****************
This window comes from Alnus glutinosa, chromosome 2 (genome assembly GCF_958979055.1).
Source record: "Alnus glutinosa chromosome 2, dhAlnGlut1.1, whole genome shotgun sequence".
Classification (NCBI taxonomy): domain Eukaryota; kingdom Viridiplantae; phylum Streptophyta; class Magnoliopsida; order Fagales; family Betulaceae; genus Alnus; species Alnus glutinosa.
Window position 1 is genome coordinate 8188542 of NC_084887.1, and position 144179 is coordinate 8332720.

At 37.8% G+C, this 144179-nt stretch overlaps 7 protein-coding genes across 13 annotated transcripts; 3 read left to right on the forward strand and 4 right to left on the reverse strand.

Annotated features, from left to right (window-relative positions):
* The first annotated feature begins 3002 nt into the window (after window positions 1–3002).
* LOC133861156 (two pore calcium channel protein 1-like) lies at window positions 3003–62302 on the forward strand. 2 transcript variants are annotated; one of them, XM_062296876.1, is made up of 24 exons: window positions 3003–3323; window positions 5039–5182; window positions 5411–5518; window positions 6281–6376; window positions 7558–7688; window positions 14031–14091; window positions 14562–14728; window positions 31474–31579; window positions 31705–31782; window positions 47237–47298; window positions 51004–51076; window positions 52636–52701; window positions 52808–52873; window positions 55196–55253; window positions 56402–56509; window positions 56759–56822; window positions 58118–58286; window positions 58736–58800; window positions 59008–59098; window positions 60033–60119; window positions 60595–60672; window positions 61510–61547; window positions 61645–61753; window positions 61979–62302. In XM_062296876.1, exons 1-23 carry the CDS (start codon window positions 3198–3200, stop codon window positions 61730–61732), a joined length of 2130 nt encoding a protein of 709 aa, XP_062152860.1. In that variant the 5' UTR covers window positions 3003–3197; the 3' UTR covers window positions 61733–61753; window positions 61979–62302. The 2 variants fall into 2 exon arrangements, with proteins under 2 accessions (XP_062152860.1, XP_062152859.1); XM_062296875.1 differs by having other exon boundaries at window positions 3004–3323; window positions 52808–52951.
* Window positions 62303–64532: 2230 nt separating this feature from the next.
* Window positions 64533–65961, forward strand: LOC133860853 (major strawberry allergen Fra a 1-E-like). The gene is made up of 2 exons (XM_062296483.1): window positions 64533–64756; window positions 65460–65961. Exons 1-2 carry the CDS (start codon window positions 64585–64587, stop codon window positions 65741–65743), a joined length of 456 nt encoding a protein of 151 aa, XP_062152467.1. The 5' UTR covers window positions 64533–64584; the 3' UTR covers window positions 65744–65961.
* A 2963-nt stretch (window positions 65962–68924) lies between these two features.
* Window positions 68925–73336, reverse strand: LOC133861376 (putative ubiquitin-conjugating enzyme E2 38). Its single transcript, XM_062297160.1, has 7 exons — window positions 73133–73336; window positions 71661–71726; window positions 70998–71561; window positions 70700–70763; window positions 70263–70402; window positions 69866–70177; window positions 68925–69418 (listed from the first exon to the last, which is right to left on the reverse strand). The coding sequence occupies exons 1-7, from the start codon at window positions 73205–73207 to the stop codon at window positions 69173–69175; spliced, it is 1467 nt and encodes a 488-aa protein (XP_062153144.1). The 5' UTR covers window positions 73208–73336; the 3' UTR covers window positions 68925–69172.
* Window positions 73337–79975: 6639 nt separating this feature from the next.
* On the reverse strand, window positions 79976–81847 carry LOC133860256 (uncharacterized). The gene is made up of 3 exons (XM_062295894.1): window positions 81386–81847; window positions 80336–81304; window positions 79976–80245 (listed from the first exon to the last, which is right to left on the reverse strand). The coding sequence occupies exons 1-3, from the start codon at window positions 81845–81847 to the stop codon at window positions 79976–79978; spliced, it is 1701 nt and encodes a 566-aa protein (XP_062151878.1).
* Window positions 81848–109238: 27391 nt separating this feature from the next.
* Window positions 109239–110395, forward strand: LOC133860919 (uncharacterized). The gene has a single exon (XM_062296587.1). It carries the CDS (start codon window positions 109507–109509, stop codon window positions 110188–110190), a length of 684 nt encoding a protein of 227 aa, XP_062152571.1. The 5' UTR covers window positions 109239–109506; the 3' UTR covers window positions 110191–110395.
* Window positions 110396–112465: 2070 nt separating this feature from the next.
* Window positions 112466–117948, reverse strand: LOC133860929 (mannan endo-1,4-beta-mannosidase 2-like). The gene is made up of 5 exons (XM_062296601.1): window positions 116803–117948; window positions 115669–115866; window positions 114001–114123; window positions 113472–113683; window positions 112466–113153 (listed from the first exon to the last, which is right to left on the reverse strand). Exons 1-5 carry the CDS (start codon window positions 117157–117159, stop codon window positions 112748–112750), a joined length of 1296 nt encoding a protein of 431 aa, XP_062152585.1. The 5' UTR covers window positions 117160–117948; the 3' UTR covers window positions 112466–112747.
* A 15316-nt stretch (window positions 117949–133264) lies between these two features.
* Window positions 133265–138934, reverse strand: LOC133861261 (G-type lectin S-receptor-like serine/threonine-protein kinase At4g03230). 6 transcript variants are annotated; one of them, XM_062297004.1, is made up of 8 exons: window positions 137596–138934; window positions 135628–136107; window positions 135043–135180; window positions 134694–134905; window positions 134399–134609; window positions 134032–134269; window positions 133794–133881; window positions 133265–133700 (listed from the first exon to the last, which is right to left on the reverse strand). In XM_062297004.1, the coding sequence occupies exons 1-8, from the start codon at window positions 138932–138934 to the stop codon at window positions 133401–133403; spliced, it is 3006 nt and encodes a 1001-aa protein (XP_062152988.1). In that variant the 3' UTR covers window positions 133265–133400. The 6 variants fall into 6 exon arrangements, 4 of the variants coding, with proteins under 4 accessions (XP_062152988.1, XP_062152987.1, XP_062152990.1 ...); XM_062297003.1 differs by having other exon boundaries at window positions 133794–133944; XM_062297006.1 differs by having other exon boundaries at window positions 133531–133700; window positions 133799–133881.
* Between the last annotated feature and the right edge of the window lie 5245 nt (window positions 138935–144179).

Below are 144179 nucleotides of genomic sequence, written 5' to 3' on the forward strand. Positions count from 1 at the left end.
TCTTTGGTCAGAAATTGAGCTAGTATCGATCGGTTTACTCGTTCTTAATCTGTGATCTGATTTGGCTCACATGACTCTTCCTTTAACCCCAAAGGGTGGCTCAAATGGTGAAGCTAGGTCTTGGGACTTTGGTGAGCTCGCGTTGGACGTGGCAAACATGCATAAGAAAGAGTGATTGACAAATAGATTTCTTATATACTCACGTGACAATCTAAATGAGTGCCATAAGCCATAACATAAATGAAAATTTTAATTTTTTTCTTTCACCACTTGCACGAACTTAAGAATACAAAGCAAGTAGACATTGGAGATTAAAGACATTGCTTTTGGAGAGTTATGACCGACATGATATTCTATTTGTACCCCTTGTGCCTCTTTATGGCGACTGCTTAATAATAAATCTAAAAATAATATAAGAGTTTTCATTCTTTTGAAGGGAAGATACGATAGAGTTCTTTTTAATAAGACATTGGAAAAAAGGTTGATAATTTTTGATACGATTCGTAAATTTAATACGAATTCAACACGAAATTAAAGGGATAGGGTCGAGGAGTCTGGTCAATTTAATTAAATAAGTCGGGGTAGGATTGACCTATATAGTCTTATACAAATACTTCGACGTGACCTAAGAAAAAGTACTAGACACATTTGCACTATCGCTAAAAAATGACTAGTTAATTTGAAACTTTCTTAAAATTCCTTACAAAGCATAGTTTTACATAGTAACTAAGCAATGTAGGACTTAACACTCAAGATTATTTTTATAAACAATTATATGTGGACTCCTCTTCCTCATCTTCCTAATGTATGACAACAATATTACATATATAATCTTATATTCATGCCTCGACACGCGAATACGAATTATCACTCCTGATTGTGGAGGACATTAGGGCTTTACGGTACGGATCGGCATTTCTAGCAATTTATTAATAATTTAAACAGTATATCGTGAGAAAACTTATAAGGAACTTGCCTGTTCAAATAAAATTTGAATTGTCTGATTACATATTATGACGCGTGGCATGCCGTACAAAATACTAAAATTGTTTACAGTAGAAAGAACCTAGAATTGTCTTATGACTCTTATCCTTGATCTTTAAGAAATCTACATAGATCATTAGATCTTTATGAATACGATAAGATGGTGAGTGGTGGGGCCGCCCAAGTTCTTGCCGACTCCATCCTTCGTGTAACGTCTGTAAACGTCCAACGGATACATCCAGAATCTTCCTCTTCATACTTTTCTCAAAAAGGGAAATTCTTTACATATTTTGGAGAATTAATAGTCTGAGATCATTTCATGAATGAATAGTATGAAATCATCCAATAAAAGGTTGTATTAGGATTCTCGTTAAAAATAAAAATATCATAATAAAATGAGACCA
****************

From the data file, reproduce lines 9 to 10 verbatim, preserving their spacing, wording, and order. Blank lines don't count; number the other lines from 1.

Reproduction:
* Window positions 62303–64532: 2230 nt separating this feature from the next.
* Window positions 64533–65961, forward strand: LOC133860853 (major strawberry allergen Fra a 1-E-like). The gene is made up of 2 exons (XM_062296483.1): window positions 64533–64756; window positions 65460–65961. Exons 1-2 carry the CDS (start codon window positions 64585–64587, stop codon window positions 65741–65743), a joined length of 456 nt encoding a protein of 151 aa, XP_062152467.1. The 5' UTR covers window positions 64533–64584; the 3' UTR covers window positions 65744–65961.